heroinThese days it’s easy to get worried about the safety of children. With global media and the mountains of information available on the internet, parents are informed of more threats to their children than ever. One of these threats is the danger that they will abuse drugs. It may not seem possible, but 27% of school-aged children have used illegal drugs. This is actually an improvement on previous years, but if a child you know is one of the 27%, that’s no consolation.

Heroin may be particularly alluring right now for several reasons. In recent years, heroin has vastly increased in purity. It is now available at about 40% purity, which means that it can be snorted or smoked rather than injected. From a child’s perspective, this probably seems less dangerous—there’s something more overtly wrong about injecting something into your veins. Unless they’re educated about it, they have no way of knowing that inhaled heroin is just as dangerous and addictive as it is when injected.

As a parent, what do you do?


Teens who regularly talk to their parents about the dangers of drugs are 42% less likely to use them. It may seem awkward; you may not know where to begin. Just start somewhere. This is one of the best ways to protect a child. If you need to, work out something ahead of time that you can say to them, like, “Honey, listen. It might get a little awkward here, but we need to talk about drugs. You’re not in trouble or anything; I just want to make sure you know what you need to know to stay safe.” Planning it out ahead of time will ensure that you know where you’re going to start the conversation, and that your child knows how you want to direct the talk.

This may seem like one of those “easier said than done” steps, but with time and care (especially if started when the child is young) there may be nothing better than communication to help a child not just with drugs, but with any issue they encounter. If you feel like you can’t just jump in to the drug topic, start with general conversation. Welcome communication from the child. Ask them about school, their friends, and what they’re interested in—not as a caretaker investigating the child, but in the same way that you might catch up with a friend or family member of your own age. Then, when you’re warmed up, you’ll be ready to get into the meat of the issue.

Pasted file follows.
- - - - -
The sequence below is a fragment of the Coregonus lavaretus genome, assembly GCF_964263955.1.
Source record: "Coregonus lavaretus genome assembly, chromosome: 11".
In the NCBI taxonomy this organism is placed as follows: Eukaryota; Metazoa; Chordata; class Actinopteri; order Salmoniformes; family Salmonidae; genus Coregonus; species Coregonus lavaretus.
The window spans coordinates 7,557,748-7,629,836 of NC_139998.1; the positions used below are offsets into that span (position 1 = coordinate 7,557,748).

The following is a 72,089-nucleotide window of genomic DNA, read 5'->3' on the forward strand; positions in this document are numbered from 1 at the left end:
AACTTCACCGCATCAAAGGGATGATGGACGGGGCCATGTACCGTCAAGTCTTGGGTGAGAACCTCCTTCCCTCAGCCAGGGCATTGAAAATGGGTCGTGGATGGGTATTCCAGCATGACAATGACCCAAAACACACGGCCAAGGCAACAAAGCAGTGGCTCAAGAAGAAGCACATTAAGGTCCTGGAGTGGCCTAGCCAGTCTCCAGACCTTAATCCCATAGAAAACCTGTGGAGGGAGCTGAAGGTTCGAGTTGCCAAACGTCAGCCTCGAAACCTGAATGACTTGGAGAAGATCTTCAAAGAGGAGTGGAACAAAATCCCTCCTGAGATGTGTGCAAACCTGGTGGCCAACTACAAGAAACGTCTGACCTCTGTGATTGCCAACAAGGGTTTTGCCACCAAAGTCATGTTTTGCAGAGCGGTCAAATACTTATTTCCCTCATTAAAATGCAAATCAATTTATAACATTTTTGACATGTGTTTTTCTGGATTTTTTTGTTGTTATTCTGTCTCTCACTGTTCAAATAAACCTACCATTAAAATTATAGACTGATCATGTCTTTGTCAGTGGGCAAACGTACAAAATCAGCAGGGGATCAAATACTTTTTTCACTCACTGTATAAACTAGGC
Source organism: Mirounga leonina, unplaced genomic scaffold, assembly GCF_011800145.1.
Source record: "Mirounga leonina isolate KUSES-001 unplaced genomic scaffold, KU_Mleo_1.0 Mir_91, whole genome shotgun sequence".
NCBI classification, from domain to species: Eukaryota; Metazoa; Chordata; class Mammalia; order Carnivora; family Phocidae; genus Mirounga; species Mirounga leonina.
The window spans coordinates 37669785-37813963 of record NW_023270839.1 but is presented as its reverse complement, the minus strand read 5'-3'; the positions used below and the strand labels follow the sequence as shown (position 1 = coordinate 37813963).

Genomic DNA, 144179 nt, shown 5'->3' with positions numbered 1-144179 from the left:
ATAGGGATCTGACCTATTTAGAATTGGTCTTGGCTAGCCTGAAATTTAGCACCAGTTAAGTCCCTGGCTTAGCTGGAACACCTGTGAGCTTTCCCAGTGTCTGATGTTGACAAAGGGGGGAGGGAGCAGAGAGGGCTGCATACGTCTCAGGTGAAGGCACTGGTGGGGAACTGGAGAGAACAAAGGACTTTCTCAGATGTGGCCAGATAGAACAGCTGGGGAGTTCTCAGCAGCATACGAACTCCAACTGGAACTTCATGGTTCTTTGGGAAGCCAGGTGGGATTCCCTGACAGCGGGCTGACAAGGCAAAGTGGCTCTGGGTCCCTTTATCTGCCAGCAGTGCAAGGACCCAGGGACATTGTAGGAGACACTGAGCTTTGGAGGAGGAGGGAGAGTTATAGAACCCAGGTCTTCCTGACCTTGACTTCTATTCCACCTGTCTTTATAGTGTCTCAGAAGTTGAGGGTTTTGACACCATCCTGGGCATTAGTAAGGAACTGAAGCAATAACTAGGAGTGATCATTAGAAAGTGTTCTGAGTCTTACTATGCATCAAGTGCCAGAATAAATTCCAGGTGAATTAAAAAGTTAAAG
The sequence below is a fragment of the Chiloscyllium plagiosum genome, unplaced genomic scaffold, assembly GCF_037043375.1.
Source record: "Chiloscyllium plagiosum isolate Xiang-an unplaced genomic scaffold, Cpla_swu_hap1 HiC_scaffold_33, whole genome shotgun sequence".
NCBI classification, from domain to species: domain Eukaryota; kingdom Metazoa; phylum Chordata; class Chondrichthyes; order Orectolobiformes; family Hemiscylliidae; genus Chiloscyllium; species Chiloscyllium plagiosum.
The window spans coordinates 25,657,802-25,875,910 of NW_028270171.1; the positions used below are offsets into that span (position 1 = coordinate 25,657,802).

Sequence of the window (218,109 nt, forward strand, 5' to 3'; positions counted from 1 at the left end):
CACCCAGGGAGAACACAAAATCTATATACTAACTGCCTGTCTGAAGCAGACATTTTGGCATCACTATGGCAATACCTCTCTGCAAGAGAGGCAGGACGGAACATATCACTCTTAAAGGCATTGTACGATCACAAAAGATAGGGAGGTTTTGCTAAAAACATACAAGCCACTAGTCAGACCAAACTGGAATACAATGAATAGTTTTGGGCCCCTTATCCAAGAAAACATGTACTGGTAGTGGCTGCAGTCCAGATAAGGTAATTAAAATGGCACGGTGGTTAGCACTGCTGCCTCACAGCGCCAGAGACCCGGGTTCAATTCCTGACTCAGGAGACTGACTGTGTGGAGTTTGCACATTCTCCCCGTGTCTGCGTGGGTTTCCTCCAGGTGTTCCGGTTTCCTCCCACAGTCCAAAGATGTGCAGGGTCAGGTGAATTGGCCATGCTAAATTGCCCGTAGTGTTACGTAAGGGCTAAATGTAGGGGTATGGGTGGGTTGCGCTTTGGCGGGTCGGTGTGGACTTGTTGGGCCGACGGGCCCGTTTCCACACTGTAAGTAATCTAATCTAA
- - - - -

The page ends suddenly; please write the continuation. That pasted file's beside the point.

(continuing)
Explain what heroin is, in simple terms. Here are some of the points to go over. (Doing your own research is also encouraged.)

  • Heroin is a drug made from opium poppies. It can come as a white powder, a brown powder (if mixed with mystery ingredients to make it cheaper) or a black, tarry substance.
  • Heroin makes you feel really, really good—for a few hours. (If you pretend this isn’t true, your child isn’t going to believe anything else you say.) Then it wears off, leaving you restless, in pain, having chills and sweats, vomiting, unable to sleep, and suffering from diarrhea.
  • When heroin is injected, it damages the body at the injection site. This leads to abscesses—pockets of pus where infection has been created. It also makes you sleepy, and taking too much can kill you by stopping your lungs. People who are on heroin for longer periods often become very, very thin (unattractively and unhealthily so), as they have trouble feeding themselves correctly.

After you’ve explained this much, it’s likely your child will have questions. Continue on together, researching and learning to get the facts. The old saying is true here: knowledge is power –for both of you!

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